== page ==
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City councilman Jim Ferrell leads campaign to change Federal Way's government
Federal Way City Council member Jim Ferrell has hired a political consultant and set up an office, determined to change the city's government.
In November, voters will decide whether Federal Way should have an elected mayor instead of a city manager to conduct day-to-day business. If the measure passes, Ferrell will attempt to become Federal Way's first elected mayor.
The initiative was first rejected by about 55 percent of voters in February 2008. This year, Federal Way resident Roy Parke and his organization Accountability Comes to Town (ACT) led another signature drive to send the measure before voters again.
On Aug. 26, Ferrell opened an unmarked campaign office on Pacific Highway South, just south of 324th Street, across the road from Sparks Car Care. The single-room office was donated to ACT's campaign by Wendal Kuecker, who owns the building.
"He needed an office, I think Federal Way needs a change, so it worked," said Kuecker, a Federal Way business owner since 1969.
If elected, Ferrell would leave his current full-time job as a King County prosecutor who supervises the domestic violence court.
"This is something I really believe in," said Ferrell, who turns 43 this month. "We're going to bring true accountability to Federal Way."
Political consultant Steve McNey relocated from Lakeland, Fla., late last month to help Ferrell. McNey worked on Ferrell's failed bid for the state House in 2002 against Mark Miloscia, along with Ferrell's successful city council election in 2003 against Mary Gates. McNey has worked on campaigns for current King County Council member Reagan Dunn, and was once chairman for the 30th District Republicans.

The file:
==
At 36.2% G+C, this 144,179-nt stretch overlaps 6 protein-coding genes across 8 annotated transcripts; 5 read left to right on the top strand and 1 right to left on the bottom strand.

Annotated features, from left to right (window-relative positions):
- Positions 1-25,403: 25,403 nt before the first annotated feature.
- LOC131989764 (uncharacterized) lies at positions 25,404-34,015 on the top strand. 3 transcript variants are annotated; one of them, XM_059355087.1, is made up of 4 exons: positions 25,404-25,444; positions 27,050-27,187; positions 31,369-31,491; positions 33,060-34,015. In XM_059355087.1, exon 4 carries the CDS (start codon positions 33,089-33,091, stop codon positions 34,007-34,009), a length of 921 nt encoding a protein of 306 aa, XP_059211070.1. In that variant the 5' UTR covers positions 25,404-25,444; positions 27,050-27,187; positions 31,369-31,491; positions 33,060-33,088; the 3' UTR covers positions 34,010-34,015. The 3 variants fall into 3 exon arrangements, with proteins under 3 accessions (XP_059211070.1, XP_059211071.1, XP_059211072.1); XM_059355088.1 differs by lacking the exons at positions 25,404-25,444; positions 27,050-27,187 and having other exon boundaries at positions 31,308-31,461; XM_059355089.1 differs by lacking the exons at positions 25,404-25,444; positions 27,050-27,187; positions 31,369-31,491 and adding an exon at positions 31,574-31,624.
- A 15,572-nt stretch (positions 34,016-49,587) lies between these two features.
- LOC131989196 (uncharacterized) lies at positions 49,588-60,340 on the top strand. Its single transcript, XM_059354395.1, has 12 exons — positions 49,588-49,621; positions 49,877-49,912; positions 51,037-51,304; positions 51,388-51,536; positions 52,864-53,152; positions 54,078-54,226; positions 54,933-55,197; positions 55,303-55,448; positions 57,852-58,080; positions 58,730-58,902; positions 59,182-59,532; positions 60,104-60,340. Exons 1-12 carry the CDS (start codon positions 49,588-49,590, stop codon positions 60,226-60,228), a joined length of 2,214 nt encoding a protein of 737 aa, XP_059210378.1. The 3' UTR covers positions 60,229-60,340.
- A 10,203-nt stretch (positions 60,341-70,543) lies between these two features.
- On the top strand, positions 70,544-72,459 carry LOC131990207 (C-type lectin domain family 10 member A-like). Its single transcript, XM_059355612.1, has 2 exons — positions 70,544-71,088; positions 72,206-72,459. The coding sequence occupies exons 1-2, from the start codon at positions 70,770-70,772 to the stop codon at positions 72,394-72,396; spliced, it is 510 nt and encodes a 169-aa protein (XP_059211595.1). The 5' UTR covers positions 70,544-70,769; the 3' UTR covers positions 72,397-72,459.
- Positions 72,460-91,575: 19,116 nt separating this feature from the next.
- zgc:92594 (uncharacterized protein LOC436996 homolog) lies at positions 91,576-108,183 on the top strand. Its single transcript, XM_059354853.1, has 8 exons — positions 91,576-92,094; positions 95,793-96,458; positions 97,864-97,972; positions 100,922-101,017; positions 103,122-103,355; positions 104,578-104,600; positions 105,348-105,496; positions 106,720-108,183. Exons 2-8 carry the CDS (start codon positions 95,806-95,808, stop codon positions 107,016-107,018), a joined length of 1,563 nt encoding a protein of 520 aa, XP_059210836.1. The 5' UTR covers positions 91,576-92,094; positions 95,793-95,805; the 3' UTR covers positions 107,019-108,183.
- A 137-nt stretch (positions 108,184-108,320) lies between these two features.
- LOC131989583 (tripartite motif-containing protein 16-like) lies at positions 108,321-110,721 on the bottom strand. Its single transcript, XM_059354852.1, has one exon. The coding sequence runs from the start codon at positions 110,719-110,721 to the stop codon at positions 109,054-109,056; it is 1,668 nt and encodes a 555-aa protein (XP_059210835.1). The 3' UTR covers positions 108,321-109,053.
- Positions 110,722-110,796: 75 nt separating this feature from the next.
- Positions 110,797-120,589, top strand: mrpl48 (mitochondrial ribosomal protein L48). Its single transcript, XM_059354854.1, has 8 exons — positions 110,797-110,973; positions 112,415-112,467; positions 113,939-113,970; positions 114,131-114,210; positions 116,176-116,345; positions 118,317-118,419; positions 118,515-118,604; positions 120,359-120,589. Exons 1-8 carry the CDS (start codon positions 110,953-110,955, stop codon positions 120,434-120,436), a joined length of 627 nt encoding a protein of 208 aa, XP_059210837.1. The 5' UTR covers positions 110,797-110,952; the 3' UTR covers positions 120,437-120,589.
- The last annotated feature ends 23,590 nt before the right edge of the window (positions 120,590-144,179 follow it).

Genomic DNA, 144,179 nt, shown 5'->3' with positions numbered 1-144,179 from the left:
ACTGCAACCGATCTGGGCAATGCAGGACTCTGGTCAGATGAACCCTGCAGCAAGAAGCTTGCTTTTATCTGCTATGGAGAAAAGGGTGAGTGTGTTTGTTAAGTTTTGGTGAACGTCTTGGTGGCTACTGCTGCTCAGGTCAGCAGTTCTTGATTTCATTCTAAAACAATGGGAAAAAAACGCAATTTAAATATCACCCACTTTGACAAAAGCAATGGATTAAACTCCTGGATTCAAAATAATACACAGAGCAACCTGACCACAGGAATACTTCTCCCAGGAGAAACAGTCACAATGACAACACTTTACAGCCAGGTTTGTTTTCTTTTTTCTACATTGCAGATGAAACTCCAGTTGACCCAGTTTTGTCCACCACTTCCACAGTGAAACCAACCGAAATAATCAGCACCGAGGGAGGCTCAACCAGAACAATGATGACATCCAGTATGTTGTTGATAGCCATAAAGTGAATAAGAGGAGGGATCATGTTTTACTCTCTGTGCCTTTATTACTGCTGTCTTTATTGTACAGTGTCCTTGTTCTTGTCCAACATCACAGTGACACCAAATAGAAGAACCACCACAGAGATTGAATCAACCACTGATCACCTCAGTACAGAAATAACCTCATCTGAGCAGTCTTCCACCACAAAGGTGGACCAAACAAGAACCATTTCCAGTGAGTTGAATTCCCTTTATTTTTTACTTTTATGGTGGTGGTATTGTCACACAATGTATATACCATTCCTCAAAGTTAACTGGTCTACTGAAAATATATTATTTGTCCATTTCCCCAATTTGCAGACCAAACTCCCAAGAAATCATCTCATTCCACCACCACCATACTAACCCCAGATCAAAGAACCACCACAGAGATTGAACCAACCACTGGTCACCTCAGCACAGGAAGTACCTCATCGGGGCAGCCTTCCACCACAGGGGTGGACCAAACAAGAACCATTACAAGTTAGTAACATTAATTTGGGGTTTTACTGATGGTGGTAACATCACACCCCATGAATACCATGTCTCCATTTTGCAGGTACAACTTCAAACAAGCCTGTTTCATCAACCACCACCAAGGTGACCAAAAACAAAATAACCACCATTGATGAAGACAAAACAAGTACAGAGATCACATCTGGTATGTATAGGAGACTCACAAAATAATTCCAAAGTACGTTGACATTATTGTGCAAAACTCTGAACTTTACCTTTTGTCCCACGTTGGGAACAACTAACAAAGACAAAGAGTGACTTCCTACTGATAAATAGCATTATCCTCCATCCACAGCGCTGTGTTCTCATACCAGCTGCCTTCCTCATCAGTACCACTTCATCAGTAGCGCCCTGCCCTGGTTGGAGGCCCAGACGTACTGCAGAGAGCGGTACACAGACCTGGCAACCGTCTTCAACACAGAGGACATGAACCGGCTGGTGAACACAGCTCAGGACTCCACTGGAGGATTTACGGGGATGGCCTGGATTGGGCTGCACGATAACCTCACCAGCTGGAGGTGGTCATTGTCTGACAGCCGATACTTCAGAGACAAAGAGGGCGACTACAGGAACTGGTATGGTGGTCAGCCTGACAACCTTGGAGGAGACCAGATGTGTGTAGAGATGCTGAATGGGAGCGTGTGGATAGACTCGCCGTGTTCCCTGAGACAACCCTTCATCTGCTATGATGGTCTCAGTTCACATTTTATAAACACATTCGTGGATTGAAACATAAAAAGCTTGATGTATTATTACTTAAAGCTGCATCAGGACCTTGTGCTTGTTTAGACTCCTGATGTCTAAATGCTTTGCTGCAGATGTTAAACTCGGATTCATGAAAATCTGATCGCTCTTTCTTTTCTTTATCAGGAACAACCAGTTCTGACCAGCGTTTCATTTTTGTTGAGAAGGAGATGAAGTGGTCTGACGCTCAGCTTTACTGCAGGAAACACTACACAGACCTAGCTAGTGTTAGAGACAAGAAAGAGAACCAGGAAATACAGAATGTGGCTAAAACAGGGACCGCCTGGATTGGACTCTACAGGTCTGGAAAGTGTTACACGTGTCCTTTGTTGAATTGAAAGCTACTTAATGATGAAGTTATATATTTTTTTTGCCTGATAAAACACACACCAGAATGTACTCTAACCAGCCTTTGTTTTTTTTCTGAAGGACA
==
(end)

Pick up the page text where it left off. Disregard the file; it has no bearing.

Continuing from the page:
McNey will be paid by campaign contributions to coordinate this recent effort, Ferrell said.
Federal Way's form of government currently operates under a city manager, who is hired by seven elected city council members. An elected mayor would replace the city manager and work with a seven-member city council. If the initiative passes on Nov. 3, an election for the mayoral position must be held within six months.
In 2007, when ACT started the elected mayor movement, Ferrell got behind the effort, but soon withdrew public support. He sees this present opportunity as a second chance.
"I made a mistake," he said of stepping back last year. "I didn't want it to appear self-serving. I didn't want to alienate my colleagues."
Federal Way Works is an organization that has re-grouped to maintain the city's current form of government. The group said the proposal will increase operation costs for a full-time mayor and staff. According to Federal Way Works, the proposal "moves the city backward, not forward" and leaves an elected mayor susceptible to special interests.
"Removing an ineffective elected mayor would require a costly and drawn out recall election," Federal Way Works said in an Aug. 26 letter. "A strong mayor in charge of day-to-day city operations as the city administrator could seriously impede the proper implementation of a policy or ordinance."
Ferrell said the current council-manager form of government is a "corporate structure superimposed on government."
"I think we can actually save money," he said, adding that an elected mayor has more incentive to watch over city affairs and establish an agenda that's closer to the voters. He said an elected mayor brings more responsive government and executive-driven leadership.
"You can't fire a mayor? Ask how Greg Nickels feels," said McNey, pointing to the former Seattle mayor's third-place finish in the August primary election. "Federal Way is a blank canvas. It has a ton of potential."